Such an enzyme is relevant as it controls the buildup of superoxide; a potentially harmful/toxic by-product of ATP production in the mitochondria. Cu deficiency down regulates SOD1 activity, allowing the buildup of superoxide; a potent free radical that damage the phospholipid components of cell membranes (Gropper et al., 2018). Cytochrome c oxidase (CCO) is an enzyme within the mitochondria responsible for transporting and aggregating H+ to form ATP; its structure and function requires Cu to receive and transfer electrons (Gropper et al., 2018). As such, the presence of Cu in the diet, and successful absorption/transport, is essential for optimal functioning of both SOD1 and CCO. Having considered the influence of Cu and Zn upon mitochondrial processes, the following will explore the relationship between Fe and Zn.

Fe is a micronutrient that helps form several proteins in addition to several dozen enzymes, all involved in a multitude of physiological processes (Gropper et al., 2018). Such functions of Fe include, but are not limited to, DNA synthesis, carbohydrate/amino acid metabolism, thyroid hormone synthesis, destruction of bacteria/viruses/microbes, electron transport (within mitochondria), synthesis of hemoglobin/myoglobin, antioxidant function, and nitric oxide synthesis (Gropper et al., 2018). As such, adequate consumption, absorption, and transport of Fe is essential to maintain such processes.

Generally, Fe is found within food as heme (i.e., animal sources) and non-heme (i.e., plant sources). For each form, high acidity (i.e., hydrochloric acid) and proteases (i.e., enzymes that hydrolyze proteins) among other substances are required for the successful digestion of each (Gropper et al., 2018). Furthermore, carrier proteins are necessary for entrance into the enterocyte; heme-bound Fe uses the heme-carrier protein (HCP) as well as the proton-coupled folate transporter (PCFT) while non-heme Fe uses a divalent cation transporter 1 (DCT). Finally, movement across the basolateral membrane requires the use of ferroportin, and blood transport requires transferrin (Gropper et al., 2018). Although such transporters work efficiently in a healthy individual, Fe absorption can become inhibited by other micronutrients. The following will consider the same.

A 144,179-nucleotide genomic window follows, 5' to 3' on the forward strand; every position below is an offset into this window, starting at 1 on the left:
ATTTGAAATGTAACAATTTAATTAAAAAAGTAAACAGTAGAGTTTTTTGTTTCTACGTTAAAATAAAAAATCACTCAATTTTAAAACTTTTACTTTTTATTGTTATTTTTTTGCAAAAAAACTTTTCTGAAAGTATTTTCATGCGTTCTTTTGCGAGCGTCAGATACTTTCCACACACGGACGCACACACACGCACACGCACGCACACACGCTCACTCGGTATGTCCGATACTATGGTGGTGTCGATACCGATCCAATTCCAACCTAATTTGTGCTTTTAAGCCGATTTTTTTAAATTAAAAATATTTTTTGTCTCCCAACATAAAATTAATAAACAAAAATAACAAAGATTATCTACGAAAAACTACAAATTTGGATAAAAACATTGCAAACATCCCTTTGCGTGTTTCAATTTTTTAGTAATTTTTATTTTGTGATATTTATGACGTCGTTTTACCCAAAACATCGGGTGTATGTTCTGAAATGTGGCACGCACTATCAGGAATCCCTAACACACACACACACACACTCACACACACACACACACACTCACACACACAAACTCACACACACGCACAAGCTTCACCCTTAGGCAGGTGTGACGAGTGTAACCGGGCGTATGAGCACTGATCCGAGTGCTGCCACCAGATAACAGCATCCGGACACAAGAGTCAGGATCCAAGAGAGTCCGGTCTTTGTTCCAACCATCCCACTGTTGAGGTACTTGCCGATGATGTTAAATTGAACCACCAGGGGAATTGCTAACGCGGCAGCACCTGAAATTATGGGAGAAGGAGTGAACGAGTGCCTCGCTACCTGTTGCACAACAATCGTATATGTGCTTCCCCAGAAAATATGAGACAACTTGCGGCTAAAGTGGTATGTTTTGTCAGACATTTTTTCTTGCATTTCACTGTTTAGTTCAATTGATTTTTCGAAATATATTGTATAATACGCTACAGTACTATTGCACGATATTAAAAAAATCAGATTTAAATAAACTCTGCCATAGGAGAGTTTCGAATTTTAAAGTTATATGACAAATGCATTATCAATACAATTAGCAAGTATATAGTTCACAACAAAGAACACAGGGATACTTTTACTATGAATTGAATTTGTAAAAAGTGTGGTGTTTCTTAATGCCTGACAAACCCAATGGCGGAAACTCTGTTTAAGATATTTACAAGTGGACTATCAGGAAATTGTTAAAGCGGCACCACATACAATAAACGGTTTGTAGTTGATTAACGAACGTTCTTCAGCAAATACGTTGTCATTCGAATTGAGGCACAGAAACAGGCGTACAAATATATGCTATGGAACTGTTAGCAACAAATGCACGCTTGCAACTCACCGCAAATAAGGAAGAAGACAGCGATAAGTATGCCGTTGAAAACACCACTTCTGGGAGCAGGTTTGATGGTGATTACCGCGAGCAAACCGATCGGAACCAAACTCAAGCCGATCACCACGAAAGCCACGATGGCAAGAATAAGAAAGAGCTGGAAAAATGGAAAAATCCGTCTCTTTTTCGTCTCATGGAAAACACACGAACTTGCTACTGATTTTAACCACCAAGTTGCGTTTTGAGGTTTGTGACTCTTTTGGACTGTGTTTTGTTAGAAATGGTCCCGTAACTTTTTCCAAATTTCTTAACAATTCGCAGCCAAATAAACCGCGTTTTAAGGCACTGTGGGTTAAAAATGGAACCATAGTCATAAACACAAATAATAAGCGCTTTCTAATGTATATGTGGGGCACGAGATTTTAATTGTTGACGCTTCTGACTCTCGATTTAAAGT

Gropper et al. (2018) indicated that some micronutrients can hinder the absorption of Fe such as polyphenols, oxalic acid, phytic acid, phosvitan, and divalent cations such as manganese, calcium, and Zn. Zn for example, although necessary for a myriad of processes, has the capacity to inhibit non-heme Fe absorption by as high as 50%. However, Gropper et al. (2018) could not identify the mechanism of action. Consequently, recommendations of Zn consumption are limited to approximately 11 mg/day for males and 8 mg/day for females with a tolerable upper intake of 40 mg/day (Gropper et al., 2018). Levels above the safe upper limit may contribute to compromised Fe absorption.

In conclusion, micronutrients such as Zn and Cu are imperative to optimal mitochondrial function while Fe plays a role in several processes discussed in previous sections. Although such micronutrients are essential for homeostasis, it is also relevant to consider said minerals within the context of a system; one must consume adequate amounts of foods rich in the aforementioned nutrients, the body must exhibit proper digestion to include adequate amounts of acidity and proteases, in addition to consumption of balanced levels of nutrients in the diet so as not to down-regulate absorption (i.e., lowered Fe absorption from excessive Zn consumption). If one abides by such an approach, the likelihood of micronutrient deficiencies are minimized, providing opportunity for improved health, performance, and longevity.


Gropper, S. S., Smith, J. L., & Carr, T. P. (2018). Advanced nutrition and human metabolism (7thed.). Boston, MA: Cengage Learning.

Lu, Q., Haragopal, H., Slepchenko, K. G., Stork, S., & Li, Y. V. (2016). Intracellular zinc distribution in mitochondria, ER and the golgi apparatus. International Journal of Physiology, Pathophysiology, and Pharmacology, 8(1), 35-43.

Pierrel, F., Cobine, P. A., & Winge, D. (2007). Metal ion availability in mitochondria. Biometals, 20(3), 675-682.

Reisner, E. G., & Reisner, H. M. (2017). An introduction to human disease: Pathology and pathophysiology correlations (10thed.). Burlington, MA: Jones & Bartlett Learning.

Ruiz, L. M., Jenson, E. J., Bustos, R. I., Arguelloa, G., Gutierrez-Garcia, R., Gozalez, M.,…Elorza, A., A. (2014). Adaptive responses of mitochondria to mild copper deprivation involve changes in morphology, OXPHOS remodeling and bioenergetics. Journal of Cellular Physiology, 229(5), 607-619.

Young, G. P., Mortimer, E. K., Gopalasmy, G. L., Alpers, D. H., Binder, H. J., Manary, M. J., … Brewer, T. G. (2014). Zinc deficiency in children with environmental enteropathy – Development of new strategies: Report from an expert workshop. The American Journal of Clinical Nutrition, 100(4), 1198-1207.


-Michael McIsaac